At times, it's hard to believe that a full-fledged capitalist market isn't alive and well in Communist Cuba.
While there are reminders of Cuba's previous dependency on the former Soviet Union and Eastern European nations-mainly old Hungarian buses and rusty Russian Lada cars-Cubans are now shopping with U.S. dollars at spacious stores selling Italian pasta, Canadian mineral water and Japanese electronics.
"You can get anything here, if you have dollars," said one young Cuban holding a Pepsi.
The U.S. dollar has become the currency of choice. Foreigners who visit never need Cuban pesos, and exchange offices at hotels use dollars as their base denomination.
But the legalization of the dollar last August has created a dual economy consisting of those who have access to dollars and those who don't. Estimates vary on the number of Cubans who can get U.S. dollars, but some Cubans said about 40% of Cuba's 11 million people get some amount of dollars from relatives living abroad.
Eduardo, a 23-year father of a six-month old daughter, says he tries to get dollars by giving rides to tourists, even though it's illegal since he's not a government-licensed "tourist taxi." Although Eduardo said his 10-year-old car could be taken away if he were caught be the government, he has no other choice because rationed food is not enough to get his family through the month.
While the loss of Russia's aid is apparent in lack of fuel and frequent electricity outages, the economic embargo prohibiting U.S. firms and their subsidiaries from selling products in Cuba doesn't seem to exist.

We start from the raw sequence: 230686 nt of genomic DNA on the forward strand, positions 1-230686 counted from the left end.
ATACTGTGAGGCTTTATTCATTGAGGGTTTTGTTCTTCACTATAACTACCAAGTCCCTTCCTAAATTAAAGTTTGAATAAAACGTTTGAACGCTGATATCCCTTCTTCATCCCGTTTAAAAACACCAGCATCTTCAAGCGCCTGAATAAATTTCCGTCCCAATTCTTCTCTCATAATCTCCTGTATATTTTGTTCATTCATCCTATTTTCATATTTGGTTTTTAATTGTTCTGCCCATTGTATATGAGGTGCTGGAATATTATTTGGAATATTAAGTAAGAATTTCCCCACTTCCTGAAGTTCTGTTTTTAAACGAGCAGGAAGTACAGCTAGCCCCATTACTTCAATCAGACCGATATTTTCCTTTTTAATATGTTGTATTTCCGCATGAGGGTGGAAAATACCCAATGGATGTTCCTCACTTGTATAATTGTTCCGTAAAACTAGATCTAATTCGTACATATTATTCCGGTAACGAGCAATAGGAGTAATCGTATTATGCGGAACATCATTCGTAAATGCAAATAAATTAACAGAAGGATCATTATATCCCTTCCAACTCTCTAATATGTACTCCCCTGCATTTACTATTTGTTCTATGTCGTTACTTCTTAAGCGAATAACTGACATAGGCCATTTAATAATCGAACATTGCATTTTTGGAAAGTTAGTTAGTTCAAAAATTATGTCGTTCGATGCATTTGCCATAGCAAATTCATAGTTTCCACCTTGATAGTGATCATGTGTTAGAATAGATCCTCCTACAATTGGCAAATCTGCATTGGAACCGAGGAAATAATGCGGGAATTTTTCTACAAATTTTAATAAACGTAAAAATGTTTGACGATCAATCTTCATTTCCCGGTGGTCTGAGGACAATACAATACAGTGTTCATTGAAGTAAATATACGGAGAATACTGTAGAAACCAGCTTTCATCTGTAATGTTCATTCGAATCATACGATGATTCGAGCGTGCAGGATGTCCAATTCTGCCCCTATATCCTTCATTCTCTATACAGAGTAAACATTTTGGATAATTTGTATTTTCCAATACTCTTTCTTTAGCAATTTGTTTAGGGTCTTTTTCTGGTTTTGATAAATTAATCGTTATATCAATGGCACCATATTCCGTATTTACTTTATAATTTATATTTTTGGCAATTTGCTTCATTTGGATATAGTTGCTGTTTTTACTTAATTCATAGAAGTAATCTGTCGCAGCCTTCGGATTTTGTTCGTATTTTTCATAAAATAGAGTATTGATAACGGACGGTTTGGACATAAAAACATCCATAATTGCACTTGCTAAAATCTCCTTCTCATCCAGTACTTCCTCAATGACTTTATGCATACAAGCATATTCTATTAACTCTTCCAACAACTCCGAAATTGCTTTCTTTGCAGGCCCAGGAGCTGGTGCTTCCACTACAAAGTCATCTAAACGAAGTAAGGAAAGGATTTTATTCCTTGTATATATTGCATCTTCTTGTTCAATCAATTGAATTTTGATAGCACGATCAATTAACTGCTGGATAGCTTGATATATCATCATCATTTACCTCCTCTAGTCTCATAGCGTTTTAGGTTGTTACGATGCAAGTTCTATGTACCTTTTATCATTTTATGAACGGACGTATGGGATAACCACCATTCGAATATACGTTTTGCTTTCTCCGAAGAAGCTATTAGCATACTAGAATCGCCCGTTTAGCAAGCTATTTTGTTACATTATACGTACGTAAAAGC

Bars stock Old Milwaukee beer along with Cuba's Hatuey and Cristal and a variety of beers from Holland, Canada, Venezuela and Panama. Stores are regularly stocked with Winston and Marlboro cigarettes, and new Coca-Cola machines are scattered throughout the country.
U.S. companies only speculate on how their products are getting into the country. "Our product could be purchased by third parties and sold in Cuba that way," said a Coca-Cola spokeswoman in Atlanta. Arturo Villar, frequent Cuba visitor and publisher of Miami-based "Latin American Business Reports," said his understanding is that U.S. goods are getting in through importers buying the products in third countries such as Panama, Mexico and Spain.
However the products are getting in, label-reading proves interesting: Labels on Pepsi cans can read "bottled in Panama" or "made in Holland;" J.M. Smucker jam packets on the state-run Cubana airlines are made in Montreal; Gerber baby food is produced in Mexico.
Billboards are the most apparent form of advertising, and Cubans and frequent visitors say outdoor advertising has grown tremendously since last August.
"Ten months ago I walked all over Havana and the only commercial billboard I saw was in front of a building that had just been painted, saying the paint used was made by Pinturas Montana in Venezuela," Mr. Villar said.
Now, there's outdoor advertising for Holland's Largarto beer to Italy's Benetton clothes.
Promotion is also at work. In Varadero, an upscale beach resort about 70 miles east of Havana, Tecate beer had set up a sidewalk promotional stand, selling its beer for $1 while beers at other bars and cafes ran $1.50 to $3. The extra draw was a TV at the stand showing World Cup soccer games.
Television seems to be moving more slowly. While Cubans said some ads had run on local TV stations, one week of watching the two state-owned TV stations yielded only one public service spot asking parents to teach children well.
Cuba's two state-run channels are on between 6 p.m. and midnight. But many Cubans say they illegally hook up to cable TV at home with black market satellite dishes